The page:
A League of Ordinary Gentlemen

There's nothing like a good documentary to expose a niche group of society that people rarely take interest in - "American Movie" tackled the aspiring Midwestern horror filmmaker, "Spinal Tap" dealt with rock stars in decline, and "Best in Show" portrayed dog-show enthusiasts. Though the latter two are technically fiction, the formula nonetheless tends to yield side-clutching laughter alongside poignant truths. But Christopher Browne's new documentary, "A League of Ordinary Gentlemen", needs no fiction to succeed - for its muse, it takes on the professional bowler.

Far more than comedy, the film will also vanquish common misconceptions of America's favorite pastime. We learn that the "most watched sport on television" is also the "most participatory sport in the USA", and, in fact, "more people play bowling than vote." We see black and white images of the early days, with footage of Presidents Nixon and Clinton at the alley. Ten minutes into the film, the average viewer will realize that rather like the support President Bush garnered in the vast sea of red states between New York and Los Angeles, he or she has grossly underestimated the power and popularity of something the media often portrays as silly, ridiculous and undeserving of any respect.

Pete Weber's Infamous Crotch Shot

Take the film, "Kingpin", for instance. In this popular Farrelly brothers' movie, a down-and-out ex-pro with a rubber hand takes on an aspiring Amish bowler as his protégé, but ends up facing his bitter old rival (Bill Murray) himself in one final match-up; he loses again, but receives a sponsorship from Trojan condoms as the "Rubber Man". This spirit probably sums up many people's estimation of professional bowling. And indeed, much of Bill Murray's character study must have come from reviewing tapes of the bad-boy of the Professional Bowling Association, Pete Weber. But the documentary succeeds because after dropping viewers' jaws by underlining the national obsession with the sport, it gets personal with a select few characters of the PBA tour. An eclectic mix of players, and the climactic events that unfold during the countdown to the PBA Championship, could not be better scripted.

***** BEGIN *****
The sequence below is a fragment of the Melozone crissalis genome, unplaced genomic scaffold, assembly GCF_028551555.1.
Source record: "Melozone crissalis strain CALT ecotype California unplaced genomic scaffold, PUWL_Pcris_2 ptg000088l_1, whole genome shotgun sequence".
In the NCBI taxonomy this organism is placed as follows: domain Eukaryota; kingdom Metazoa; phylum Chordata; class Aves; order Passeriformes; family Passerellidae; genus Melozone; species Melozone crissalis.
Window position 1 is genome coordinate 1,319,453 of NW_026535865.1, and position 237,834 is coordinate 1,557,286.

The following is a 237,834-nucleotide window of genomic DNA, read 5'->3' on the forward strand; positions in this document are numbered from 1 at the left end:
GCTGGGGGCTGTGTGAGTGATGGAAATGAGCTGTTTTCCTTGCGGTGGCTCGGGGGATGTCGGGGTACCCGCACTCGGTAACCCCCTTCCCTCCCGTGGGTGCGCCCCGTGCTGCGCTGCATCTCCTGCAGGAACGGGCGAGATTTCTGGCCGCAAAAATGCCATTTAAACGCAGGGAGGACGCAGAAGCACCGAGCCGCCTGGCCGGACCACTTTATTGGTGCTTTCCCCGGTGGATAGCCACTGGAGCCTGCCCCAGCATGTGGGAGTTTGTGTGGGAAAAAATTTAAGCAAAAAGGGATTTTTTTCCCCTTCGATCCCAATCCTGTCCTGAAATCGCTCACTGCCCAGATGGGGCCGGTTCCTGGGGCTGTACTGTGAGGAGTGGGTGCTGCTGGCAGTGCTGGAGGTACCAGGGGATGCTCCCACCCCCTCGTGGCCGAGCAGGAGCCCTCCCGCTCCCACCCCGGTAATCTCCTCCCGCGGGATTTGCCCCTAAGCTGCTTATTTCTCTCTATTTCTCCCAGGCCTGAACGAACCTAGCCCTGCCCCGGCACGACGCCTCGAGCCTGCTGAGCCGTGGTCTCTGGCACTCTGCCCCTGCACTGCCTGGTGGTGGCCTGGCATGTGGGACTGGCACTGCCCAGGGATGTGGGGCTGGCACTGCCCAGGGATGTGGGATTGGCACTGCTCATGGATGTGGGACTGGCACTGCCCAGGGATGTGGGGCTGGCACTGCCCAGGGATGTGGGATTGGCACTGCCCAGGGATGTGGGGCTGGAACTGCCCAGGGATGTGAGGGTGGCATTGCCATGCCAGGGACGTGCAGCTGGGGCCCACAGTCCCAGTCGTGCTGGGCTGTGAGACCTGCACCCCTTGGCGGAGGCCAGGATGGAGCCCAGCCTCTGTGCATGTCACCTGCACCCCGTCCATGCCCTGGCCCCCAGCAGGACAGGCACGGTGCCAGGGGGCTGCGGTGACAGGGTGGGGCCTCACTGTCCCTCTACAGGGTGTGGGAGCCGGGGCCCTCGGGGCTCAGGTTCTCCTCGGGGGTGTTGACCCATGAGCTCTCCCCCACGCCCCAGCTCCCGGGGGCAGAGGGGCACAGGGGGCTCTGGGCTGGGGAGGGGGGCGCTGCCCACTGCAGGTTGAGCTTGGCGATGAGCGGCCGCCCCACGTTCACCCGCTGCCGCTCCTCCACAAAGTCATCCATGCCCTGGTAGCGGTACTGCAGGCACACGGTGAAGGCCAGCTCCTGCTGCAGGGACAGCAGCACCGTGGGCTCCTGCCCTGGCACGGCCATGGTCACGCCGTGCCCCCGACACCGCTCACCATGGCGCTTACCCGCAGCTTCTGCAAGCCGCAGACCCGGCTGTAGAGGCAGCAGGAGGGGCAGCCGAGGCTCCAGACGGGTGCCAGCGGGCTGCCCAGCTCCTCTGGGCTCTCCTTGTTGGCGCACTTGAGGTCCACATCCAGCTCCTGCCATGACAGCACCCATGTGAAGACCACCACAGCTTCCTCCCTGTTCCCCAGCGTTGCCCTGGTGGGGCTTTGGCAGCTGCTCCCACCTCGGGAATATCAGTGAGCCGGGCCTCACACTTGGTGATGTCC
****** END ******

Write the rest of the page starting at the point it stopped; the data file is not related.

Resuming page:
Here are the players: Walter Ray Williams, Jr. is the coolheaded, conservative reigning champion of the PBA, who also holds the national horseshoe title. In the opposite corner, stands the gaudy and temperamental Pete Weber - that guy who bowls wearing sunglasses, and is responsible for inventing the post-strike celebratory "crotch shot" on national television. At one point in the film, another of Browne's focal personas, the type A President of the PBA, Steve Miller, turns to Weber and tells him, "You're my guy." Clearly, the showman-like qualities of "Petey W" played a significant part in the sport's renaissance, and the man at the top takes any publicity he can get.

But alongside player antics and competitiveness, Browne also presents us the darker, more arduous side of the professional bowler. Those who have made the sport their livelihood take up serious risks: the wellbeing of young families is at stake; wives and children trudge around the nation supporting their hopefuls on tour; for some, touring festers gambling and drinking problems. With one-time champion Wayne Webb, 27 years of complete immersion in the game have left him lost - twice bankrupt, seriously depressed with no family or life, his final option is to give up and work on starting a small karaoke business.

Pete Weber in the 1980s

Nonetheless, the show goes on - at least for a certain few. "A League of Ordinary Gentlemen" culminates with a final showdown between Williams and Weber that will leave you unexpectedly rapt. You'll catch yourself doing exactly what I did - stopping to ask yourself how it happened that you're willingly sitting through the duration of a full bowling match, and why you suddenly care about these funny-looking losers who are (moderately) famous for knocking down pins.

The answer, of course, is that director Christopher Browne has discovered an entertaining, engrossing way to make you watch. After "A League of Ordinary Gentlemen," you'll probably learn something new about America, but you'll definitely never look at bowling the same way ever again.

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